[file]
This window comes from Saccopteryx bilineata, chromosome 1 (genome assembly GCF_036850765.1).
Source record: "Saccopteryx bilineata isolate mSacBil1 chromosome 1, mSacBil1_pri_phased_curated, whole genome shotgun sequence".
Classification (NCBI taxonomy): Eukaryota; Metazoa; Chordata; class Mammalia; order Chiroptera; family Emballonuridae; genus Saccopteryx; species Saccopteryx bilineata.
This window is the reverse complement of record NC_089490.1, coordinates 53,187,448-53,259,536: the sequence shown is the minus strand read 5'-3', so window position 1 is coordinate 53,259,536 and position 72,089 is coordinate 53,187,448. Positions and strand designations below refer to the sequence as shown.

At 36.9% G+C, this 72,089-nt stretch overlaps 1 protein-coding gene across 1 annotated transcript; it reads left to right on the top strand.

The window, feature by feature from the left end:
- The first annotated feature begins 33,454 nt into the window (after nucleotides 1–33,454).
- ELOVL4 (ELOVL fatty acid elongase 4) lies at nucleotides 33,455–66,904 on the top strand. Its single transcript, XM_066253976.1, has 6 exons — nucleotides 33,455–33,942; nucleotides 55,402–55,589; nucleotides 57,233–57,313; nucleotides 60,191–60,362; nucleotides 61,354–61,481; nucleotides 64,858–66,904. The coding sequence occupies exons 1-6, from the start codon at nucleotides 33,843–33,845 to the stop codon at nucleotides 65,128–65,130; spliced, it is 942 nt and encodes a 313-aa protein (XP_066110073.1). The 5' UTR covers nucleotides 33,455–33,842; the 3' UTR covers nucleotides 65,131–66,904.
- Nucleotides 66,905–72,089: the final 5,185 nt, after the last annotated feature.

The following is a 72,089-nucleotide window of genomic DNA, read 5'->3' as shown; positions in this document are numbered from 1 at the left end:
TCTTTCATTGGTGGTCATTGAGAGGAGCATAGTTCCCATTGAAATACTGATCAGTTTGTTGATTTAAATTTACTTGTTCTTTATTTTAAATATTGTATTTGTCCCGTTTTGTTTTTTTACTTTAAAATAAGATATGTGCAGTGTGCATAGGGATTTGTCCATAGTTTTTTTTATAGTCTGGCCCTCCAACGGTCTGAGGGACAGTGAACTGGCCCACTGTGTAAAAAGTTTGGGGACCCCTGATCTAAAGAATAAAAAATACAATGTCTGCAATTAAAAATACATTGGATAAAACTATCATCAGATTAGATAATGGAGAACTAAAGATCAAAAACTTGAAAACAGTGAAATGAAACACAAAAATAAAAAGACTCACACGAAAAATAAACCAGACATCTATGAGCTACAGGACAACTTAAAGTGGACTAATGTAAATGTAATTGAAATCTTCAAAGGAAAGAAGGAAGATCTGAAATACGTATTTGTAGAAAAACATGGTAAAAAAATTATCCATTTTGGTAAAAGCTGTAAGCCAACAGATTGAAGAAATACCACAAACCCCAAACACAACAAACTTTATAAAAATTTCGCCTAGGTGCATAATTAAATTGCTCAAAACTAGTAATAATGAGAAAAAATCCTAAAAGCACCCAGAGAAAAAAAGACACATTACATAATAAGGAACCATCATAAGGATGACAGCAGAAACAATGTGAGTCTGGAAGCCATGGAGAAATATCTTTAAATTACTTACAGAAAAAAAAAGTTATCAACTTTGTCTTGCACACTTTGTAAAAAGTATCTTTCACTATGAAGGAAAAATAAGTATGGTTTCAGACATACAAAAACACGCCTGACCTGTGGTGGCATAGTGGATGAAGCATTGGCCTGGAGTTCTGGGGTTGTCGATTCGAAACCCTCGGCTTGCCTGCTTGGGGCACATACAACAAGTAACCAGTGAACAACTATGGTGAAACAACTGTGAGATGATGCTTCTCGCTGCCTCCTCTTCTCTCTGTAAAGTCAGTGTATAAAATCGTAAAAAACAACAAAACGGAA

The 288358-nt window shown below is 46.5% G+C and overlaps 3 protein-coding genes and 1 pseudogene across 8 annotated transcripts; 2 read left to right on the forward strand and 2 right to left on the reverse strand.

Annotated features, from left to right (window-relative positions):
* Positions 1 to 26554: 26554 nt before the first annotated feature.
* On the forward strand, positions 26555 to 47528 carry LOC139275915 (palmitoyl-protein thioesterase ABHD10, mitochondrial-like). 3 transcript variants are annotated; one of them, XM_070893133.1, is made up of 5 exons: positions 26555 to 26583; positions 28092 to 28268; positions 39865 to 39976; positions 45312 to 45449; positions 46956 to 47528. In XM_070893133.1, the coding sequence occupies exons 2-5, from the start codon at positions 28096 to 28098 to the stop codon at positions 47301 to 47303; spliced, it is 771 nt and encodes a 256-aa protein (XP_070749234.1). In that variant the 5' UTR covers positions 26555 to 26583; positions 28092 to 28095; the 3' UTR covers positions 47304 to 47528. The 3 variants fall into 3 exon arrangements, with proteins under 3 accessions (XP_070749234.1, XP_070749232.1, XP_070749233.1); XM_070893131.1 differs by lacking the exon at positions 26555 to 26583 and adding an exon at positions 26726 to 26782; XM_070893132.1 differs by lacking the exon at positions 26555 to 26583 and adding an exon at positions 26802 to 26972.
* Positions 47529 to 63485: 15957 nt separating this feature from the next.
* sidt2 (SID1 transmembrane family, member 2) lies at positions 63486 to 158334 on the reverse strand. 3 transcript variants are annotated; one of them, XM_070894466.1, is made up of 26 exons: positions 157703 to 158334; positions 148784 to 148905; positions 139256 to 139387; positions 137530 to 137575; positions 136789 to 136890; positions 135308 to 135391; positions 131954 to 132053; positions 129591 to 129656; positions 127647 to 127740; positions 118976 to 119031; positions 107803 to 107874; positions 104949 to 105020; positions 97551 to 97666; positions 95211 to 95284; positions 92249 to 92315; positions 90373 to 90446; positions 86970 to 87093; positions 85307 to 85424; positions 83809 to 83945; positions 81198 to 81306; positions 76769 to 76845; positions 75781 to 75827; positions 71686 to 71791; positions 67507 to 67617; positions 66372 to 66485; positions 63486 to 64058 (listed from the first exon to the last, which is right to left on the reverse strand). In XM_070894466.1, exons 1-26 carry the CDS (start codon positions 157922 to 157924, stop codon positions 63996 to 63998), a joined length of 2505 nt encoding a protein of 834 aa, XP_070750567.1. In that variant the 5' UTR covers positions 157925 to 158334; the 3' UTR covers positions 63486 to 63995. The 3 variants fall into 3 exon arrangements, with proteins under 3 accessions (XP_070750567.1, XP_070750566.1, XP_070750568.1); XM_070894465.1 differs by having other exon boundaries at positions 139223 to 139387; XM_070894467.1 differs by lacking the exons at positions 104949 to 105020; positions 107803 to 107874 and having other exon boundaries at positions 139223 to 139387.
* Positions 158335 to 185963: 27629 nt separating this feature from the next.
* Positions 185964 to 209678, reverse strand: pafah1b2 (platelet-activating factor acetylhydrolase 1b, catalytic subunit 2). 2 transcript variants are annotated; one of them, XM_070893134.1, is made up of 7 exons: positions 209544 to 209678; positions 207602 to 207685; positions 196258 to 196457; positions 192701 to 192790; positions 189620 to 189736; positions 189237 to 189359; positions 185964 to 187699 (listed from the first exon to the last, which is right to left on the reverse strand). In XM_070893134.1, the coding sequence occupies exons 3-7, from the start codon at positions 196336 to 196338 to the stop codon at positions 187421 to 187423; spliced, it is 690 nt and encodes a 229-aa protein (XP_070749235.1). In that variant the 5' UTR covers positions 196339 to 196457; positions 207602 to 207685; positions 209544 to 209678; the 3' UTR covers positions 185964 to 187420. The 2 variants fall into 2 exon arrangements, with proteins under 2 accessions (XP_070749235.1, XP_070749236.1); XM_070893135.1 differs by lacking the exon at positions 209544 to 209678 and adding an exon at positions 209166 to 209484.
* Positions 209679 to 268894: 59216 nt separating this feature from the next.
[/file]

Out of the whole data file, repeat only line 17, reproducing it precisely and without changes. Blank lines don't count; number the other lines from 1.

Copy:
* sidt2 (SID1 transmembrane family, member 2) lies at positions 63486 to 158334 on the reverse strand. 3 transcript variants are annotated; one of them, XM_070894466.1, is made up of 26 exons: positions 157703 to 158334; positions 148784 to 148905; positions 139256 to 139387; positions 137530 to 137575; positions 136789 to 136890; positions 135308 to 135391; positions 131954 to 132053; positions 129591 to 129656; positions 127647 to 127740; positions 118976 to 119031; positions 107803 to 107874; positions 104949 to 105020; positions 97551 to 97666; positions 95211 to 95284; positions 92249 to 92315; positions 90373 to 90446; positions 86970 to 87093; positions 85307 to 85424; positions 83809 to 83945; positions 81198 to 81306; positions 76769 to 76845; positions 75781 to 75827; positions 71686 to 71791; positions 67507 to 67617; positions 66372 to 66485; positions 63486 to 64058 (listed from the first exon to the last, which is right to left on the reverse strand). In XM_070894466.1, exons 1-26 carry the CDS (start codon positions 157922 to 157924, stop codon positions 63996 to 63998), a joined length of 2505 nt encoding a protein of 834 aa, XP_070750567.1. In that variant the 5' UTR covers positions 157925 to 158334; the 3' UTR covers positions 63486 to 63995. The 3 variants fall into 3 exon arrangements, with proteins under 3 accessions (XP_070750567.1, XP_070750566.1, XP_070750568.1); XM_070894465.1 differs by having other exon boundaries at positions 139223 to 139387; XM_070894467.1 differs by lacking the exons at positions 104949 to 105020; positions 107803 to 107874 and having other exon boundaries at positions 139223 to 139387.